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3 environmental problems entrepreneurs can help solve

These industries need further disruption to reduce the world's carbon footprint.
By Firas Kittaneh |


As entrepreneurs, we have a shared responsibility to reduce our carbon footprint and conduct sustainable business practices. Below are three industries that need further disruption to ensure we all dramatically reduce our carbon footprint.




The United Nations Environment Programme (UNEP) suggests, “Roughly one-third of the food produced in the world for human consumption every year—approximately 1.3 billion tonnes—gets lost or wasted.” Yet, according to the World Food Programme (WFP), “Some 795 million people in the world do not have enough food to lead a healthy active life. That's about one in nine people on earth.”



A similarly sad fact is: organic waste is a leading source of methane emissions. In developed countries, food is a plentiful resource that is readily squandered, yet overproduction and underconsumption is ruinous for the world.


Sustainable solutions (like farm-to-table dining) are new innovations that will hopefully encourage even more businesses to adopt smarter food practices. In the meantime, companies can focus on better predicting demand (to avoid producing more food than people will actually consume) and suppressing our appetite for red meat.


Related: Dell launches effort supporting UN's 'Goal 8' to enhance global entrepreneurship 




In an article in The Atlantic, Elizabeth Cline reported that in the U.S. alone, up to 10.5 million tons of clothing go straight to landfills each year. Although some donate their used clothes to charitable institutions, most consumers toss their old wares in with regular trash.


Retailers are to complicit by encouraging wasteful practices. Inaccurate trend forecasting often leads to excess supply. The leftover clothes later find their way to the clearance aisle where impulsive shoppers purchase dozens of items at a steep discount. Instead of manufacturing new clothing, companies should aim to recycle and re-circulate any items that are still like-new.



There are startups that bring the experience of shopping for secondhand clothing and renting expensive items for one-time use online. With fewer clothes being produced and more items being reused, we might begin to appreciate the things we already have instead of discarding them whenever something new comes along.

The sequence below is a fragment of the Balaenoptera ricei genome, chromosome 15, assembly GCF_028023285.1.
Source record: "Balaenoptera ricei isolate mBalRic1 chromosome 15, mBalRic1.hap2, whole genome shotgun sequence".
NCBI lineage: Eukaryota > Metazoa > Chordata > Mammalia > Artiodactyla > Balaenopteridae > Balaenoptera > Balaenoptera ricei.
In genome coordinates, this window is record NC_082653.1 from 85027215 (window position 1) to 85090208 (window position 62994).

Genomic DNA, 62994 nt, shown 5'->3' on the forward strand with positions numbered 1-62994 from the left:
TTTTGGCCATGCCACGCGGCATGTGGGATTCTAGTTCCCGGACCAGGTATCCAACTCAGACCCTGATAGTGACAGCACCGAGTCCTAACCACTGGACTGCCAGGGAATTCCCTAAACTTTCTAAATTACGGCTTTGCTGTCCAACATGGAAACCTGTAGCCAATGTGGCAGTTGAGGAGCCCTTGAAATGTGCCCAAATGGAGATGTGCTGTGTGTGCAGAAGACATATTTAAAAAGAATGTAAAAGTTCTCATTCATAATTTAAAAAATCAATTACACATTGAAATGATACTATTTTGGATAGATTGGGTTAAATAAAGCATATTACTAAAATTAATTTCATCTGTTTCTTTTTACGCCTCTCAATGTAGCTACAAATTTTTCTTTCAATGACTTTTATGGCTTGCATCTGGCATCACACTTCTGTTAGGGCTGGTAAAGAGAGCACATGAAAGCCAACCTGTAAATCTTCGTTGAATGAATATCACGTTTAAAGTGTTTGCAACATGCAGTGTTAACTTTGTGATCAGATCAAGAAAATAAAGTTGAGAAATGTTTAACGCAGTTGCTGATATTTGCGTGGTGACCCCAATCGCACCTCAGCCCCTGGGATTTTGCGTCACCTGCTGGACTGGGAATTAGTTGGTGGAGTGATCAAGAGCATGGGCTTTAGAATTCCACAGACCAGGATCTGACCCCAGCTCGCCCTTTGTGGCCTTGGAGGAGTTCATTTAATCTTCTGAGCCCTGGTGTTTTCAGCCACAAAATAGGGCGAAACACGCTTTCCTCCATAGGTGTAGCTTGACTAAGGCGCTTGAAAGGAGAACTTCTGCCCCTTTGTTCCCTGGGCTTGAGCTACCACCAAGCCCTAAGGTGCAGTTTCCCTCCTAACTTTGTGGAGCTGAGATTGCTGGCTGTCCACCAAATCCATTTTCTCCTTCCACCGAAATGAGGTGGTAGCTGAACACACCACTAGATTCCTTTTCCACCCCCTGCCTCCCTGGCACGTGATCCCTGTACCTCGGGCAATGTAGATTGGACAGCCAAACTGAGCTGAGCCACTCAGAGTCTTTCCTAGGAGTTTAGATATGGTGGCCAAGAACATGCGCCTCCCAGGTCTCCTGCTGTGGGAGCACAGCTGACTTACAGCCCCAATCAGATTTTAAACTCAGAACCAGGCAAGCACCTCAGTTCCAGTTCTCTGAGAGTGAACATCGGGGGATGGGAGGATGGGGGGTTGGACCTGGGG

Related: How an outdoor-clothing company is building up manufacturing in mountain towns 





Earlier this year, BBC broke the news on the consequences of our tech lust. Beside a lake on an empty stretch of land within Inner Mongolia, China “Dozens of pipes line the shore, churning out a torrent of thick, black, chemical waste from the refineries that surround the lake,” writes Tim Maughan. He describes, “The smell of sulphur and the roar of the pipes invades my senses. It feels like hell on Earth.”


Our insatiable desire for faster, smarter and more energy-efficient technology is arguably counter-productive. While we thrive thanks to lightning speed Internet connections, cell phones that are smarter than the average human being, and other neat gadgets that make our lives feel and seem easier, we are exhausting a number of non-renewable resources. Tons of cheap, harmful chemicals are used, and emitted as pollutants, to build the devices we buy.


Despite all of that, tons of computers and millions of TV sets and mobile devices are tossed each year. Sadly, we only manage to recycle about 25% of it all. If more consumers resisted the urge to upgrade to the latest iPhone, the world would be a much better place.



Business profits  should not have such a high social cost. The more entrepreneurs take responsibility for protecting the environment by giving consumers better choices about what they buy, the more likely it is future generations will enjoy a healthier world than we live in today.


Related: The serial entrepreneur who is tackling e-waste with ecoATMs



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This article also appeared on Minor edits have been done by the editor.


Photos from Thinkstock

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